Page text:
In poetry, feminine rhyme is a way of organising the words by the stressed and unstressed syllables. In doing this the words have a common ending and rhyme at the second to the last syllable.
An example of feminine rhyme is the words label and table. The common final syllable in this example is -ble. The rhyme comes from the first syllables of la- and ta-.
The difference between feminine and masculine rhyme:
Masculine rhyme only rhymes the final, stressed syllable of a word at the end of each line of poetry while Feminine rhyme must rhyme the last two syllables of each word, the first of which should be stressed and the second of which should be unstressed.
Masculine Rhyme is a monosyllabic or single-syllable rhyme that’s only found in the stressed last syllables. The “Rhyme” occurs between the stressed ending syllables of two lines
Feminine rhyme, also called double rhyme, in poetry, a rhyme involving two syllables as in motion and ocean or willow and billow. The term feminine rhyme is also sometimes applied to triple rhymes, or rhymes involving three syllables such as exciting and inviting. Robert Browning alternates feminine and masculine rhymes in his “Soliloquy of the Spanish Cloister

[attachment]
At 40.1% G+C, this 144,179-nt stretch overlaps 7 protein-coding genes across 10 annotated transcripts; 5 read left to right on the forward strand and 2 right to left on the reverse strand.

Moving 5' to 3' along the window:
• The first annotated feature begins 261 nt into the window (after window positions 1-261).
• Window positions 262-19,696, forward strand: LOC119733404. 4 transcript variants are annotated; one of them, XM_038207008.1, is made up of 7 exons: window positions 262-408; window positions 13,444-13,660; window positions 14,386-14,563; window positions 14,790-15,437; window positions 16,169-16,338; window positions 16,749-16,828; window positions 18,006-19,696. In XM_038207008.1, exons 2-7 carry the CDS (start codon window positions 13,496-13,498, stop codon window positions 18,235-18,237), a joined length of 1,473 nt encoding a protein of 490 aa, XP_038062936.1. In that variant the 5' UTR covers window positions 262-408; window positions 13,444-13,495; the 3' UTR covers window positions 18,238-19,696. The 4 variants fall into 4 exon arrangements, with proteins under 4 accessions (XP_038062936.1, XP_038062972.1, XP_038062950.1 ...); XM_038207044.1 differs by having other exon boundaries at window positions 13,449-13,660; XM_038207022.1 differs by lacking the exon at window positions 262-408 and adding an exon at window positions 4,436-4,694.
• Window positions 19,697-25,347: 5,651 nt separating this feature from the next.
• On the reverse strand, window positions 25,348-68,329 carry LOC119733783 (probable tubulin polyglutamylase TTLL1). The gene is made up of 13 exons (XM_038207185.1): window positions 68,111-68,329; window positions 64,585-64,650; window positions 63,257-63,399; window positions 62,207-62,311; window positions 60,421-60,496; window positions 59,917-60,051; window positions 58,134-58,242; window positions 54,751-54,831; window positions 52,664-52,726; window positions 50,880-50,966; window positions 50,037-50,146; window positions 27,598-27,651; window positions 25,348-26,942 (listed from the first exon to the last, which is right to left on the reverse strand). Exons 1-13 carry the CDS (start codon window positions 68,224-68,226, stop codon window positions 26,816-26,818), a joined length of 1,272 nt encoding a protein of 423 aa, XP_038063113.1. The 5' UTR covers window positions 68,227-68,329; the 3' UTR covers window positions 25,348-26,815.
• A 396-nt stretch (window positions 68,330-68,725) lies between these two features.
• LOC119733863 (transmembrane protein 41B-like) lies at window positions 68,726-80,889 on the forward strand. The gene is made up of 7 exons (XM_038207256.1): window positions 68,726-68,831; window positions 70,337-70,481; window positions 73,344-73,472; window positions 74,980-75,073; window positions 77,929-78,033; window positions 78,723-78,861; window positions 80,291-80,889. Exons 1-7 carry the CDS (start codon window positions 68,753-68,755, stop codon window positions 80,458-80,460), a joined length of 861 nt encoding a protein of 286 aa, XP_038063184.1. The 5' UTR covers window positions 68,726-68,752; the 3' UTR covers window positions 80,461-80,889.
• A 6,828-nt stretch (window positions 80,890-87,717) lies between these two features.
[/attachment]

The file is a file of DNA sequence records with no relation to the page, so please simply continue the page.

To determine if words use a masculine or feminine rhyme, review the syllables in each word. Then determine where the rhyme occurs. If the rhyme is at the final syllable it is a masculine rhyme. If the rhyme is the second-to-last syllable it is a feminine rhyme.
Example: hat/cat/bat. All of the words end with the -at sound and therefore rhyme as masculine.
Polysyllabic masculine rhyme example: collect/protect/respect. These words end with the -ect sound to create a masculine rhyme.
A feminine rhyme is more complex and harder to identify than a masculine rhyme. A feminine rhyme must be polysyllabic with the ending sound unstressed. The stressed syllable is the next-to-last in the word. For example, the words steaming and beaming, both words have the -ing ending and the rhyme is found in the first syllable of steam and beam.
These words use feminine rhyme. Another example would be the words ocean and motion. Both of these words share the same nonstressed ending sound of -n. The rhyme is found in the first syllables.